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EPA Moves on US Power Plant Emissions Rules

In this July 1972 photo provided by the U.S. National Archives entitled "Burning Discarded Automobile Batteries," black clouds billow from smokestacks in Houston, Texas (file photo).
In this July 1972 photo provided by the U.S. National Archives entitled "Burning Discarded Automobile Batteries," black clouds billow from smokestacks in Houston, Texas (file photo).
Jessica Berman

The U.S. Environmental Protection Agency plans to regulate the largest remaining source of uncontrolled toxic air pollution in the United States: coal- and oil-fired power plant emissions. The new rules -- 20 years in the making -- will affect 1300 power plants, half of which lack modern air-pollution controls.

Most power plants affected by the rules were built in the 1970s, before clean-air technologies were developed that capture, or "scrub," smokestack pollutants, notably mercury from burning coal, before they are released into the air.

Mercury is a neurotoxin that can cause severe birth defects and impair cognitive and fine motor skill development in children.

The new EPA rules require the dirtiest power plants to reduce emissions of mercury, arsenic, chromium, nickel and acid gases by more than 90 percent within the next three-to-four years or be shut down.

Retrofitting old power plants with smokestack "scrubbers" will also significantly reduce the amount of black particulate matter, or soot, released into the air. Soot has been linked to higher rates of asthma and heart disease.

EPA administrator Lisa Jackson, who chose to announce the new regulations at a Washington, D.C. children's hospital, said the new air-pollution limits will protect the health of all Americans.

“When we talk about cutting hundreds of thousands of cases of respiratory symptoms, we’re talking about young people who can go outside and be with their friends without the worries that they will be struggling to breathe," she said. "When we talk about reducing mercury levels in our environment, we’re talking about lower amounts of mercury in the fish that Americans eat every day. We’re talking about the fact that coming generations will grow up exposed to lower amounts of toxic pollution in the air they breathe.”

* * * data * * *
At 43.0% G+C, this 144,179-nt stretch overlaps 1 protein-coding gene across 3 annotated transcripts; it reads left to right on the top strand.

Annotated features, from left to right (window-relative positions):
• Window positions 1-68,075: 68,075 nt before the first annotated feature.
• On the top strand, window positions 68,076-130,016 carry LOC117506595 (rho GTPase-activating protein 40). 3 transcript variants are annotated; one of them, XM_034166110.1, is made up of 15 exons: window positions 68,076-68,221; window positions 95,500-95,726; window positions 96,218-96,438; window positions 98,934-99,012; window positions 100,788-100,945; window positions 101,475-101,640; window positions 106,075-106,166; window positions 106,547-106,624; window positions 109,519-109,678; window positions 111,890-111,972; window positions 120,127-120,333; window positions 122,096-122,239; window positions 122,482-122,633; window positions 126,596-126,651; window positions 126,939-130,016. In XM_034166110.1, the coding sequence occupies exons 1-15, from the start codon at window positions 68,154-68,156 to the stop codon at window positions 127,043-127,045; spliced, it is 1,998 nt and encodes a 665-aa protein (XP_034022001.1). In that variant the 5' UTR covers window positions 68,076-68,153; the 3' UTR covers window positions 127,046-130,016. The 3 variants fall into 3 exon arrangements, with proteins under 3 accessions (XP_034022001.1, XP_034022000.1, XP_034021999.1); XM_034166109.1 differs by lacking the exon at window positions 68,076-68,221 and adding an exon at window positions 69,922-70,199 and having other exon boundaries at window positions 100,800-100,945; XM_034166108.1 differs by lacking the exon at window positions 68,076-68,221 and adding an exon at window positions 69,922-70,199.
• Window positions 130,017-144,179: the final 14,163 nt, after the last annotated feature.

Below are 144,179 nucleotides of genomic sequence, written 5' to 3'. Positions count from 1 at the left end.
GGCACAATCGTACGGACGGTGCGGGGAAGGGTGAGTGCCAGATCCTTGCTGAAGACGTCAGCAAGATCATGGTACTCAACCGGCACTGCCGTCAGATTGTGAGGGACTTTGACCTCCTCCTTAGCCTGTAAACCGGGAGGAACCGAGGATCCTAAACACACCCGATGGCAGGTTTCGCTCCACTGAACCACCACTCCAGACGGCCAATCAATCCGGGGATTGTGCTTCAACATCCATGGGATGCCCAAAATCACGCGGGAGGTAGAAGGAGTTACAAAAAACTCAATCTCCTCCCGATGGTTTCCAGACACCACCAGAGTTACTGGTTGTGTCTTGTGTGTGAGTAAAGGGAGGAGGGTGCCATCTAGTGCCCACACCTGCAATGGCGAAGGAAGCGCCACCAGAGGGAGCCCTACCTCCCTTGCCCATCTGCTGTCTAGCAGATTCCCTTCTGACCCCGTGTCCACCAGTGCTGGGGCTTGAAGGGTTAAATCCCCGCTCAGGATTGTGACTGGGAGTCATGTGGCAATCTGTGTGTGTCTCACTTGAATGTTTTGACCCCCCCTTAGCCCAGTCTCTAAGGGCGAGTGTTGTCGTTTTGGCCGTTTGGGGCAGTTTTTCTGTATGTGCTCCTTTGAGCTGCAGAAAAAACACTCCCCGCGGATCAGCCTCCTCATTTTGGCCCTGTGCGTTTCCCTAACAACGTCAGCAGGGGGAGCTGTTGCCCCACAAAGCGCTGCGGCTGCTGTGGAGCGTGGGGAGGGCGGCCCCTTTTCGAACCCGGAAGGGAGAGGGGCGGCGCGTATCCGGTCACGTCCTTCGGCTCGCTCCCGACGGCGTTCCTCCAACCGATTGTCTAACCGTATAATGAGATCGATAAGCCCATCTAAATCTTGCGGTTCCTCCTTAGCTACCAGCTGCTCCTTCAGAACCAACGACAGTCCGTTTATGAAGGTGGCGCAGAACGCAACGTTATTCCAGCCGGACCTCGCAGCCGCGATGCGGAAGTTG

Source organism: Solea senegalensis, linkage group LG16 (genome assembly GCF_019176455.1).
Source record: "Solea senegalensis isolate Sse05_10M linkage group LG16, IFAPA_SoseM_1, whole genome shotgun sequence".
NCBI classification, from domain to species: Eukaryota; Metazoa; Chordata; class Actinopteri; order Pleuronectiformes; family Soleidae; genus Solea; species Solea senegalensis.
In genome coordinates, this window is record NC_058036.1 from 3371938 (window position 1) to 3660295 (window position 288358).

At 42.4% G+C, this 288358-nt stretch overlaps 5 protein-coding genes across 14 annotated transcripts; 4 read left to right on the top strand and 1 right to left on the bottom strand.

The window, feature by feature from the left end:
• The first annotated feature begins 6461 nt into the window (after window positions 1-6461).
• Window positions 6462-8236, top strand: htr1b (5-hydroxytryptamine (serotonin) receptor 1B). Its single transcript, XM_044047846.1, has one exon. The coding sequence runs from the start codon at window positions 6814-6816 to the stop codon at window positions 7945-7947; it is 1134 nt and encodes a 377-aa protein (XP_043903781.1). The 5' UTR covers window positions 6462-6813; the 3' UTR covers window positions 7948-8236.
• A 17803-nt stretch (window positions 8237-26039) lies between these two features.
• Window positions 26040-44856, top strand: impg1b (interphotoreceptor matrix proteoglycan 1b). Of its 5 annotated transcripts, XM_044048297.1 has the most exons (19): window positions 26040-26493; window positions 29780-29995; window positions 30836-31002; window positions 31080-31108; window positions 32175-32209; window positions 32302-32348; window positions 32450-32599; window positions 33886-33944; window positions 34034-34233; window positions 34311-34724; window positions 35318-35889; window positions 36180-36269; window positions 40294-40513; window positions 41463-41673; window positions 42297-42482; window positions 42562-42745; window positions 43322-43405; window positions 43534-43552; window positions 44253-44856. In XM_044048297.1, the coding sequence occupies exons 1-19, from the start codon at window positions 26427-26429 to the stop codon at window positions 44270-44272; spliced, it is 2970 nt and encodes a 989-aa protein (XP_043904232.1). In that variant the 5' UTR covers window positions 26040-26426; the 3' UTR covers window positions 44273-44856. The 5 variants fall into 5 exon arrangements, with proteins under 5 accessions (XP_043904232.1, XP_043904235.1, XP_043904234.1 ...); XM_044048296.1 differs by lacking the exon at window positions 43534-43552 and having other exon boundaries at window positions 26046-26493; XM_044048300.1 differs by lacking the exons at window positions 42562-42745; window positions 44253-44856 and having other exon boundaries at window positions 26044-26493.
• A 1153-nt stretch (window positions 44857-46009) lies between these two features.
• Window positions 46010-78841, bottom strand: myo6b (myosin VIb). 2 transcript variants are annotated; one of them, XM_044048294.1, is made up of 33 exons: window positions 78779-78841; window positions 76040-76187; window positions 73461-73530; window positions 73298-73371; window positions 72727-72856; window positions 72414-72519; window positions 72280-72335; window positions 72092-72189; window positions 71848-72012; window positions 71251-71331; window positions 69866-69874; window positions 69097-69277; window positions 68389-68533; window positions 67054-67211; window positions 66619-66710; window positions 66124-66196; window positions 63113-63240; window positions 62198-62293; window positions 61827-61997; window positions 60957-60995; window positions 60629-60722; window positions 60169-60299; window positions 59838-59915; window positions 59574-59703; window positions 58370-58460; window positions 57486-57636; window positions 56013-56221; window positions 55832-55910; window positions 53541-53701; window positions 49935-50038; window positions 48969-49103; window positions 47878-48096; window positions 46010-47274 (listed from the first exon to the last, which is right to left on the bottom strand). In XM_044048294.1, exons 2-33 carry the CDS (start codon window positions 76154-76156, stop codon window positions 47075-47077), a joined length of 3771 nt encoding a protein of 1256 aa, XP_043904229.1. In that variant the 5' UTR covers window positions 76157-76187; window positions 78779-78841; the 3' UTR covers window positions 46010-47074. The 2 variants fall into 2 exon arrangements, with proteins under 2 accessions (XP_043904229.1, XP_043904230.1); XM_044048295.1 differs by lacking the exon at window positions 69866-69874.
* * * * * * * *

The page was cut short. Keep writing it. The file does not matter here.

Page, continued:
The EPA rules could cost the power industry upwards of $10 billion dollars, and many companies will have to decide whether to comply or shut down their old coal- and oil-powered plants.

Misty Allen is a spokesperson for GenOn (JEN-on) Energy, a company based in Houston, Tex., that operates both natural gas and coal-fired power plants that were built in the 1970s. Allen says her company will be directly affected by the new EPA rule.

“At this stage we are still evaluating the rule and evaluating which technologies are appropriate or whether or not individual units would retire or shut down," she said. "So, that’s still under consideration by the company."

Asked whether consumers will end up paying higher electricity bills because of the EPA rule, Allen has a ready answer.

“As with everything in the market, yes.”

Most environmental groups have praised the EPA ruling. One leading organization, the Union of Concerned Scientists, is hailing the agency's move, saying the benefit to public health in limiting smokestack emissions far outweighs the price tag for the pollution controls. But the group adds that the new pollution controls were long overdue.

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